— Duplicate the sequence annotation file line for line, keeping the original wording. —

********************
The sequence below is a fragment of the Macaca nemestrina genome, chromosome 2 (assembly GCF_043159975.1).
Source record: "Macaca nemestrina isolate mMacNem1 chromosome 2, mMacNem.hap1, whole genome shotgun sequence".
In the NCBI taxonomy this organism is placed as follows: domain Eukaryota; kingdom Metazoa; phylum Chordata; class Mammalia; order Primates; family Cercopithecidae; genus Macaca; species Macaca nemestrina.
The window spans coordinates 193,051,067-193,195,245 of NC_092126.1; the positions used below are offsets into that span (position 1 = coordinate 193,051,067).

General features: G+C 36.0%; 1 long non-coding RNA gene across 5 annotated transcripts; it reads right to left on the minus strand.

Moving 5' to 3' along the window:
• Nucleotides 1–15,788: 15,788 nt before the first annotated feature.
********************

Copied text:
The sequence below is a fragment of the Macaca nemestrina genome, chromosome 2 (assembly GCF_043159975.1).
Source record: "Macaca nemestrina isolate mMacNem1 chromosome 2, mMacNem.hap1, whole genome shotgun sequence".
In the NCBI taxonomy this organism is placed as follows: domain Eukaryota; kingdom Metazoa; phylum Chordata; class Mammalia; order Primates; family Cercopithecidae; genus Macaca; species Macaca nemestrina.
The window spans coordinates 193,051,067-193,195,245 of NC_092126.1; the positions used below are offsets into that span (position 1 = coordinate 193,051,067).

General features: G+C 36.0%; 1 long non-coding RNA gene across 5 annotated transcripts; it reads right to left on the minus strand.

Moving 5' to 3' along the window:
• Nucleotides 1–15,788: 15,788 nt before the first annotated feature.